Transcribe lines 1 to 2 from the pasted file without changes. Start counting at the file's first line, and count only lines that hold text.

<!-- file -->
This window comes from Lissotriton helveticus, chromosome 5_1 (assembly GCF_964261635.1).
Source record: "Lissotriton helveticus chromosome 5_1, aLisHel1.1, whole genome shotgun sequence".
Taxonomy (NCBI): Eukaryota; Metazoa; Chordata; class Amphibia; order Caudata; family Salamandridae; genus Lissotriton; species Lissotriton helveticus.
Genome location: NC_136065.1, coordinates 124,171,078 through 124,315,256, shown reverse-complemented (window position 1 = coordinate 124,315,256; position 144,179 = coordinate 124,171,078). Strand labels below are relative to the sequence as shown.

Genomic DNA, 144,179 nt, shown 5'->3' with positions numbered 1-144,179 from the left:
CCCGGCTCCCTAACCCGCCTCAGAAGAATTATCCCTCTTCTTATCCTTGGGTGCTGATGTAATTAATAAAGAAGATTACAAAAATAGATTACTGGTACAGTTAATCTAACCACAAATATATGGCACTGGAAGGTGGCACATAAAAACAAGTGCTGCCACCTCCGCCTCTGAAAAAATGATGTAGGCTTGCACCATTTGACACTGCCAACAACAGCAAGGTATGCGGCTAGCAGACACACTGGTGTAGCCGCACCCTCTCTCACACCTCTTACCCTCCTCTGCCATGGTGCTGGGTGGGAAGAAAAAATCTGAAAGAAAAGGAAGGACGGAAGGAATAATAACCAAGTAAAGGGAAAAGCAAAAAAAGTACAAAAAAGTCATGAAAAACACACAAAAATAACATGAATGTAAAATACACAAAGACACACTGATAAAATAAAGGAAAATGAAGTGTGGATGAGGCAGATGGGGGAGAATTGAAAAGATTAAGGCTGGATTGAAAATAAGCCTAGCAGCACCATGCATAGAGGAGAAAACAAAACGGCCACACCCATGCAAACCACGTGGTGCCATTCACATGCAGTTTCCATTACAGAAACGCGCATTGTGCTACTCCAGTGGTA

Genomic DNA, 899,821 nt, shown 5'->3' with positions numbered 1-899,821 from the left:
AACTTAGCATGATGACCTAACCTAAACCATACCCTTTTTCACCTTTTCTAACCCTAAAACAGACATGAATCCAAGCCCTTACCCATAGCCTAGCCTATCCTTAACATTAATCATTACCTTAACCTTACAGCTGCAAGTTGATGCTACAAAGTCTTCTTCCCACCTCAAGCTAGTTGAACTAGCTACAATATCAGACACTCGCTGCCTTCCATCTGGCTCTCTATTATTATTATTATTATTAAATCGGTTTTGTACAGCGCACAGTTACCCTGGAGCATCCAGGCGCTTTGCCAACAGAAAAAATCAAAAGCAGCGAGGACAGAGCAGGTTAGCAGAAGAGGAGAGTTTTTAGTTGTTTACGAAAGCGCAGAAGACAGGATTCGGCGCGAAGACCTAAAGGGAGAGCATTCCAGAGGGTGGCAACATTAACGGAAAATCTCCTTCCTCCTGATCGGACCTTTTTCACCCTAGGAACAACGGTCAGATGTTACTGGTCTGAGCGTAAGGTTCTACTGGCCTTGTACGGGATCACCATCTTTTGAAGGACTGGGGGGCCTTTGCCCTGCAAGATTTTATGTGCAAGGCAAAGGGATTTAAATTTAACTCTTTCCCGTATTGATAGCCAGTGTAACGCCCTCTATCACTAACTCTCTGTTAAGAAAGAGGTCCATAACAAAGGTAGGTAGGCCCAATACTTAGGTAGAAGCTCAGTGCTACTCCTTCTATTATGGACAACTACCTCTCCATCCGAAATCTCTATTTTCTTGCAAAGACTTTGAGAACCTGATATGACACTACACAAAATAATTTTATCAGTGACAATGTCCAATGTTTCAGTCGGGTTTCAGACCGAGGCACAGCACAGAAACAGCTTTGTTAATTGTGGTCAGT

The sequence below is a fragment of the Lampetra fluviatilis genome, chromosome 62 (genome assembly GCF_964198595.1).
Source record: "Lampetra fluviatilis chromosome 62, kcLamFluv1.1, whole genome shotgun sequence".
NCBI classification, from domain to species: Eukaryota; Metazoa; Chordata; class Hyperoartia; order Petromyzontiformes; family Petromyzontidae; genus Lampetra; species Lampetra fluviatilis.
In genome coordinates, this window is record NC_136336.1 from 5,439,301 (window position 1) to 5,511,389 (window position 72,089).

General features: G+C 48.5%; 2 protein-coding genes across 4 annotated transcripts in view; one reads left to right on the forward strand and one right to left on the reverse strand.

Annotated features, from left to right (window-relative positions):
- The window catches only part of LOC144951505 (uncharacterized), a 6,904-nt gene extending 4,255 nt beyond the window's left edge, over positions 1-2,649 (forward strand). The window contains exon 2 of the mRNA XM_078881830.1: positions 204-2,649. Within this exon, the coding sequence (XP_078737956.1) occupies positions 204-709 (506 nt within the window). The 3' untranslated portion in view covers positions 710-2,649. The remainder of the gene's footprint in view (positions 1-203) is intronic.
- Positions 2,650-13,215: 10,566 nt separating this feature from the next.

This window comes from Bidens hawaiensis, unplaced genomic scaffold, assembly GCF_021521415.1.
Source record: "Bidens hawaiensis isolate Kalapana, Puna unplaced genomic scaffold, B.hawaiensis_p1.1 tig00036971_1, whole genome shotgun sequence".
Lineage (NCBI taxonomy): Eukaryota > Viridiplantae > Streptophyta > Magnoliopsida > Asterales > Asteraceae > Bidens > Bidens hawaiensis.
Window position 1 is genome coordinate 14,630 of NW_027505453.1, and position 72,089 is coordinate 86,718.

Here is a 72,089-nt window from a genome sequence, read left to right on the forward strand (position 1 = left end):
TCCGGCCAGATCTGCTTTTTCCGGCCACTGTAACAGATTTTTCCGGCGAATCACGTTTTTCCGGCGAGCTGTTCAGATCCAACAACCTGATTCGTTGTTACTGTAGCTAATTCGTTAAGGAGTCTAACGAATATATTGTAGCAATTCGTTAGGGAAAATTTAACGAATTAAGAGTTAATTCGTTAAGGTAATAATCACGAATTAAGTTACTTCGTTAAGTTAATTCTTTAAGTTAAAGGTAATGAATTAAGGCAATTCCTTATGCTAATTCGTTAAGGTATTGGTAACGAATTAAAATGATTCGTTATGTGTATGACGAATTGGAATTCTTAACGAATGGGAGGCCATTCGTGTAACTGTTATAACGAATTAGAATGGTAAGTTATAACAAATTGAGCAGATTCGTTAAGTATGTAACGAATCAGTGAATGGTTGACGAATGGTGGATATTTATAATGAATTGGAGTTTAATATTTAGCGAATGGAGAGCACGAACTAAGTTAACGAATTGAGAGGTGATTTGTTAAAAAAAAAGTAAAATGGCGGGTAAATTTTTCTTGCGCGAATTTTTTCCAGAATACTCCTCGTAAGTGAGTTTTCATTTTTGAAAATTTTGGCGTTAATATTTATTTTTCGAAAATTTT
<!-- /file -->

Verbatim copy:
This window comes from Lissotriton helveticus, chromosome 5_1 (assembly GCF_964261635.1).
Source record: "Lissotriton helveticus chromosome 5_1, aLisHel1.1, whole genome shotgun sequence".